One thing that Biden did well, that I would advise Obama-favoring pundits to do (myself included-yay for the internet, I'm a pundit!), was to keep the focus on John McCain. Palin's a distraction. She's only relevant insofar as her presence on the ticket reflects on McCain's ability to make good decisions in clutch situations. It's all about McCain, and Palin's performance tonight didn't do anything to erase the Couric-interview-based indications that McCain did a bad job on the first major presidential decision he was faced with.

In other words, I feel alright tonight. And I don't expect that good feeling to dissipate.

Biden and Palin are bad for your liver!

Two things I like: drinking beer and watching debates (and we're almost out of beer...).
So I've devised a drinking game for use with the VP debate tonight. I'll be sipping (or chugging depending on the breaks), Racer 5 IPA. Choose your weapon as your tastes dictate, belly up, flip on the tube, say a little prayer for the future of the nation, and play...

Uncle Jiminy's VP Debate Boozestravaganza!

1) If Biden mentions his son going to Iraq, take a drink.
2) If Palin mentions her son going to Iraq, take a drink.
3) If Palin says "thanks but no thanks" take a drink.
4) If Palin has a Marge Gunderson moment ("...I'll bring 'em to ya'"), take 2 drinks (this is obviously subjective and will lead to delightful arguments with your debate watching partners).
5) Any time anyone says "9/11" take a drink.
6) Any time Biden mentions the Violence Against Women Act, take a drink.
7) If Biden mentions McCain is a craps player, take two drinks.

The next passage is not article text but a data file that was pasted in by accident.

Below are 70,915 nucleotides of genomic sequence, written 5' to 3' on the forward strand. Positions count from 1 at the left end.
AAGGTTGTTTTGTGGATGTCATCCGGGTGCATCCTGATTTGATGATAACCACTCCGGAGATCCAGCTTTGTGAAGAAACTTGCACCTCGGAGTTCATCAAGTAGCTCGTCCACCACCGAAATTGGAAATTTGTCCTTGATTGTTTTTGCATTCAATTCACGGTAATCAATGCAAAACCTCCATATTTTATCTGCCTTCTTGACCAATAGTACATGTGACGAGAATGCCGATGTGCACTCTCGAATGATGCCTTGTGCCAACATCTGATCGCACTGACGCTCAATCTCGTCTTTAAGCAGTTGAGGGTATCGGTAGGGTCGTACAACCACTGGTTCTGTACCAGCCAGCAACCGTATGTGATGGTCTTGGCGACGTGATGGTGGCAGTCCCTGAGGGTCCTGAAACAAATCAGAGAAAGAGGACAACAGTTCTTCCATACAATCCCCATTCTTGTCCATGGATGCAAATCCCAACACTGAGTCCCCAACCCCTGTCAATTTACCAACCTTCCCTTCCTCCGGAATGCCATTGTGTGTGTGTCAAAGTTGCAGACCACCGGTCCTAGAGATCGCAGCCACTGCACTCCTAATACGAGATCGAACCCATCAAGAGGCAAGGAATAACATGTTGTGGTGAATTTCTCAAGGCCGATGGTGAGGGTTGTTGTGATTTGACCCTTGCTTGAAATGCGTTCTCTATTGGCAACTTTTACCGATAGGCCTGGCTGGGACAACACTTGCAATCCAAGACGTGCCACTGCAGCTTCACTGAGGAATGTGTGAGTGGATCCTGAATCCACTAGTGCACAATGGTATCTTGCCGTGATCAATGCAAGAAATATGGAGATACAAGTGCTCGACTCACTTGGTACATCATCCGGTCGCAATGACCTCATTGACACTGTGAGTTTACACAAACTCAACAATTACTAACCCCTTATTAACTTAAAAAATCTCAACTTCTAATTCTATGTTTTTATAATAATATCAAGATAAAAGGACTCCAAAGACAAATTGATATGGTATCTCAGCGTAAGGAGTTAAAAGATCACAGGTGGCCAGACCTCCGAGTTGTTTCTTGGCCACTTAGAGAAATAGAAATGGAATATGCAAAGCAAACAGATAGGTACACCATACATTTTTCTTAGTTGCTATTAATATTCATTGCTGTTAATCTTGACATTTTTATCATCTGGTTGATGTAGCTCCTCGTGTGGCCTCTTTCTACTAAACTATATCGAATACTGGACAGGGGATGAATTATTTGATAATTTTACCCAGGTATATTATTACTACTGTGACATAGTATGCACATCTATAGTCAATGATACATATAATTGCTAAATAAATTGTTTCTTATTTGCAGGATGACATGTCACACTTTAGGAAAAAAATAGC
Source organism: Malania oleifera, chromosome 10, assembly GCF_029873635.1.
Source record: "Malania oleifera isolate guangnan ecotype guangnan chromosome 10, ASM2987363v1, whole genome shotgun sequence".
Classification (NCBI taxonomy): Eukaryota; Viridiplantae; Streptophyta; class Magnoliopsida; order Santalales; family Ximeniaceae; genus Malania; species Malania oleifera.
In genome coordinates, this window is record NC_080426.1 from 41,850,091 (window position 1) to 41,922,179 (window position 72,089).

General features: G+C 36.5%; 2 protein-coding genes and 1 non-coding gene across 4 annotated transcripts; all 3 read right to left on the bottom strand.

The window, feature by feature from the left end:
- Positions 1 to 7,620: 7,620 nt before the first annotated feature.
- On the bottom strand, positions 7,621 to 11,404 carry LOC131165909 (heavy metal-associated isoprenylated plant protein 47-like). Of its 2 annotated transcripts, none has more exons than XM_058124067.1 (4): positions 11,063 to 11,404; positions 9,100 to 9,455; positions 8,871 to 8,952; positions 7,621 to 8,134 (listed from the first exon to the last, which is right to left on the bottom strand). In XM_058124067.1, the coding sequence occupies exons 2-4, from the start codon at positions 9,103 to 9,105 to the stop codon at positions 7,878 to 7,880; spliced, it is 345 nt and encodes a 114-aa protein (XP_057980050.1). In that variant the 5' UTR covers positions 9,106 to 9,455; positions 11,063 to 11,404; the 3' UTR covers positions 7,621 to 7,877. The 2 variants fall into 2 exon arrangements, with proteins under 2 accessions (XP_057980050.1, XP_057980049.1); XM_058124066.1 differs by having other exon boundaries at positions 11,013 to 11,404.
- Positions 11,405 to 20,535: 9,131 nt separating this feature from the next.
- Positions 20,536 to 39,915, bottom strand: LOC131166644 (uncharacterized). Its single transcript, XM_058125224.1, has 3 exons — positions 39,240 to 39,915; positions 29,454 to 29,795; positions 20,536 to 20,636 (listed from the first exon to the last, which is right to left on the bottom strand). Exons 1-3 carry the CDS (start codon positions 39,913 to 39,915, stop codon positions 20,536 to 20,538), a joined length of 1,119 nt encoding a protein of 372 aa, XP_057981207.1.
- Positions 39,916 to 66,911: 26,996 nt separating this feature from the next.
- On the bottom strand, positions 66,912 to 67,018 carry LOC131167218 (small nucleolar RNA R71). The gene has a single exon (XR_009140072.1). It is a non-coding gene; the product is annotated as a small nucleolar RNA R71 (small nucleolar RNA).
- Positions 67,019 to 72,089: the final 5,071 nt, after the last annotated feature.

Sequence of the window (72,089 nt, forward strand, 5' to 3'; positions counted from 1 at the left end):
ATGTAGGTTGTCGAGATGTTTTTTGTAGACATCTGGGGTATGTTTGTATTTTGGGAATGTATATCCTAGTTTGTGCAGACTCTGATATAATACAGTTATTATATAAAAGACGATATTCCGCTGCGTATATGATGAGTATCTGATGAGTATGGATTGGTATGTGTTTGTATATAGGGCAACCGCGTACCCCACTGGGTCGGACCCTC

8) Any time anyone says "Scranton," take a drink.
9) Any time anyone constructs a sentence around the Wall St. vs. Main St. dichotomy, take a drink.
10) If Palin punts on a question ("let me get back to you on that") drain your drink and pour another.
11) Any time Biden says "Sarah" or "Governor Palin," take 2 drinks.
12) If Biden walks from behind his podium and approaches Palin (a la Rick Lazio against Hillary Clinton in 2000), drain your drink, pour yourself another, drain that one, then pour yourself another.
13) If Gwen Ifill asks Palin why she hasn't had a press conference, everybody clinks glasses and shouts "huzzah!"
14) If Palin says "Barack Hussein Obama," drain your drink and pour another.

These rules should lead to a pleasant glow or alcohol poisoning depending on how things go and your hooch of choice. Enjoy, and be careful out there kids.

Just a speech

This speech by Barack Obama today is remarkable. He actually manages to coherently explain why the bail out package before Congress is important for everyday workers and employers. The credit market matters because it enables everything from car loans to lines of credit that businesses use to meet payroll every month.

I don't know enough about the world of finance to know if the bail out package is the best solution, so I'm ambivalent about it. I'm also very disheartened that after two Bush administration terms I cannot trust anything coming out of any politician's mouth. Even when terms like "catastrophe" and "meltdown" are used, I can't trust "leaders" in Washington on vital, super-complex issues because I've seen them lie and manipulate fear and hyperbole to sell stupid, dangerous courses of action.

It is in crises like these that we need to be able to trust our leaders at a basic level. I've never been one to blindly follow politicians' advice even when I generally like their points of view, but I am hopelessly unable to operate on a "trust but verify" basis, because I really have no means with which to verify what they are saying. In times like these, a baseline level of political legitimacy is vital. And we don't have it. So people are left with nothing but fear and suspicion. And we currently have a president who can't be trusted and can't coherently explain why he is proposing what he is proposing.

The first step to getting that legitimacy back is having someone in office who can string sentences together in a sensible way. In other words, sometimes speeches do matter. Barack Obama shows here how giving a good speech actually performs a vital function of governing.